As with any other majcor surgery, Cesarean section poses certain potential risks to the mother and the baby. Risks to the mother:
- Injury to the nearby structures like - ureters, urinary bladder, intestines.
- Perforation or hole in the uterus.
- Aspiration or inhalation of the contents of the stomach into the lungs during anesthesia is the most dreaded complication of general anesthesia during a Cesarean section. This can be avoided to some extent by ensuring a minimum starvation period of six hours for solid food and milk. This precaution may have to be bypassed during an emergency
- Amniotic fluid embolism is the entry of amniotic fluid from the mother's womb into the blood stream and then into the lungs. This complication carries a very high mortality but fortunately it is also very rare. It cannot be prevented.
- Shock due to excess bleeding
Post-operative late complications to the mother include -
- Infection of the wound site
- Thrombosis or clot formation in the large veins of the leg or hips can occur. If these clots get dislodged from the leg and move into the lung, they can cause a fatal complication called pulmonary embolus
- Ileus or paralysis of the bowels for a couple of days which then recovers.
- Atelectasis is collapse of a portion of the lungs, which is quite common after an abdominal surgery under anesthesia.
- Urinary tract infection (UTI) is also a possible complication in the post-operative period.
- Fever can also annoy the mother occasionally.
- Headache due to the spinal anesthesia.
- Adhesions due to the formation of scar tissue, resulting in pain and complications in future pregnancies.
- Death - Although the procedure is very safe in experienced hands, there is still a slightly higher risk of maternal mortality in a Cesarean section than a vaginal delivery. The WHO does not recommend this procedure when vaginal delivery is possible.
Besides these, the mother also experiences a longer stay in the hospital and a longer recovery time as compared to the one undergoing a vaginal delivery.
An increased incidence of postnatal depression is seen in women who deliver through a cesarean section, therefore emotional support must be adequately provided by the family.
Risks to the baby:
Recovery and Recuperation after a Cesarean
- Prematurity - There is a risk of the baby being born prematurely if the gestational age is miscalculated.
- Respiratory problems are observed more in babies born through Cesarean sections than vaginal deliveries.
- Lower APGAR (test to assess a new bornís well-being) score has been observed in babies born through Cesarean section.
- Injury may occur during the procedure though it is very rarely seen.
Recovery after a cesarean section takes longer than after a vaginal delivery. One can expect around six weeks for the body to heal completely.
Pain at the incision site and in the lower abdomen can continue for a couple of weeks and may require the use of pain-killers like NSAIDS (non-steroidal anti-inflammatory drugs) to combat the same.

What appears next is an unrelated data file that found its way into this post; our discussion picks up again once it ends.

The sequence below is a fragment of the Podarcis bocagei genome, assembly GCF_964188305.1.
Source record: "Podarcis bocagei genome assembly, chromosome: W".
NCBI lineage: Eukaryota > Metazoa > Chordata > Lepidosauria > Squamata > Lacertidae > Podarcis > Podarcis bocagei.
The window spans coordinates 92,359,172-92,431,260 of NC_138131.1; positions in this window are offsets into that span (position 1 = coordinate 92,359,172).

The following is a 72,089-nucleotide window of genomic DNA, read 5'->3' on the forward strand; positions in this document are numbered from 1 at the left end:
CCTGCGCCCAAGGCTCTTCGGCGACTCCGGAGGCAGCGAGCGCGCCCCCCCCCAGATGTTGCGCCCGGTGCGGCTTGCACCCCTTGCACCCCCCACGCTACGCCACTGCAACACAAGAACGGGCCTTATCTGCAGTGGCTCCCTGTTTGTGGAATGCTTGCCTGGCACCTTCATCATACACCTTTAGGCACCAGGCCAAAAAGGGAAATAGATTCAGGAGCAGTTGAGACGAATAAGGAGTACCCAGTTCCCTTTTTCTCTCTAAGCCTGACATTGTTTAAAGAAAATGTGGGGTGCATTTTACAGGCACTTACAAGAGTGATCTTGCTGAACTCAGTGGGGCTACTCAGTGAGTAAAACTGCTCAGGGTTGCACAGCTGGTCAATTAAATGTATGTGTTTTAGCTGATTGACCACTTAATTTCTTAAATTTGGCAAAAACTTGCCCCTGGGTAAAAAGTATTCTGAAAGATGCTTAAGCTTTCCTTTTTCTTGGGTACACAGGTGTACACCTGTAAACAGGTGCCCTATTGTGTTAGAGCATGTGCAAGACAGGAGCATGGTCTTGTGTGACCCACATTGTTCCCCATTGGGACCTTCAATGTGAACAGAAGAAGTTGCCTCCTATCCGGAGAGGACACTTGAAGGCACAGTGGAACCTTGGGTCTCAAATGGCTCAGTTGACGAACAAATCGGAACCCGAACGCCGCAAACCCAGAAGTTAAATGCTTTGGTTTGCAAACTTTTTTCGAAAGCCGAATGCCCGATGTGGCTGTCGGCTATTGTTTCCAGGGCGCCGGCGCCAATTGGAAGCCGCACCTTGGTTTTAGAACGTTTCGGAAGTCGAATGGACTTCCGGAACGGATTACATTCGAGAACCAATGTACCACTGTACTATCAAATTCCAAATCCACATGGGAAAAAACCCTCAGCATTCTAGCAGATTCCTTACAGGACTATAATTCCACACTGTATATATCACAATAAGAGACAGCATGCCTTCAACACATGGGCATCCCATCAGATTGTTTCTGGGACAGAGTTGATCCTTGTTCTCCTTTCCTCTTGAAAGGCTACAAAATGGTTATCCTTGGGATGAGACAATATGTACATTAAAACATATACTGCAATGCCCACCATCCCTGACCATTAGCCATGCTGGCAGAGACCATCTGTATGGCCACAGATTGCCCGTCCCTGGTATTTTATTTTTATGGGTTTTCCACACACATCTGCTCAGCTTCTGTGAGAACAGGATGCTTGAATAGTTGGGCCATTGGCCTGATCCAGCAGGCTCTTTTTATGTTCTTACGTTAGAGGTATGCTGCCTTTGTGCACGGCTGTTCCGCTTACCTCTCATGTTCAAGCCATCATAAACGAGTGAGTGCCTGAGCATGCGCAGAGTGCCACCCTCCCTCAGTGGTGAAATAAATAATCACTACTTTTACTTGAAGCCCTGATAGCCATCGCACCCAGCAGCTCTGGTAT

The patient needs to avoid strenuous activity and intercourse for a few weeks and take adequate rest.
The incision site needs to be observed for any signs of infection like increased pain, redness or discharge.
Normally after 24 hours the mother can start moving around and can even commence on a soft diet.
The sutures are removed on the 5th day and if all is well, the mother is allowed to go home.
Each individual requires 3-4 weeks to get back to normal. The mother can resume normal activities after about a month.Health tips for Smooth Recovery after Cesarean Section
Here are a few tips to help you recover after a cesarean section:
- Rest- Taking plenty of rest is important as a cesarean section is a major surgery and the body needs time to heal. Ease into the routine and do not rush it.
- Avoid strenuous activity- Do not lift heavy weights after a cesarean section. Do not engage in physical exercise that involves the abdominal muscles till your doctor tells you it is okay to.
- Avoid sex- Take your own time to get back into the normalcy of your pre-pregnancy life, even the act of lovemaking. Your doctor will usually advise you to refrain from intercourse for around six weeks, which is how long it takes for the wound to heal and your body to feel better.
- Eat healthy- It is the time to eat healthy and not indulge in food high in fat content as is commonly believed in some communities. Eat food rich in vitamins and omega-3 fatty acids to help in the repair process.
- Walk- Rest is important but bed-rest is not. As soon as your doctor advises, start walking, gradually increasing the time spent doing it. Walking helps improve the bowel movement and avoids constipation, improves circulation and hastens recovery and also helps in avoiding complications like clot formation.
- Stay calm- Childbirth in itself is a huge event, whether vaginally or through cesarean section. The emotional and physical ramification are huge. It is, therefore, important to stay calm and focus on the positive things. In case you feel you are suffering from post-partum depression, which is very common, seek professional help.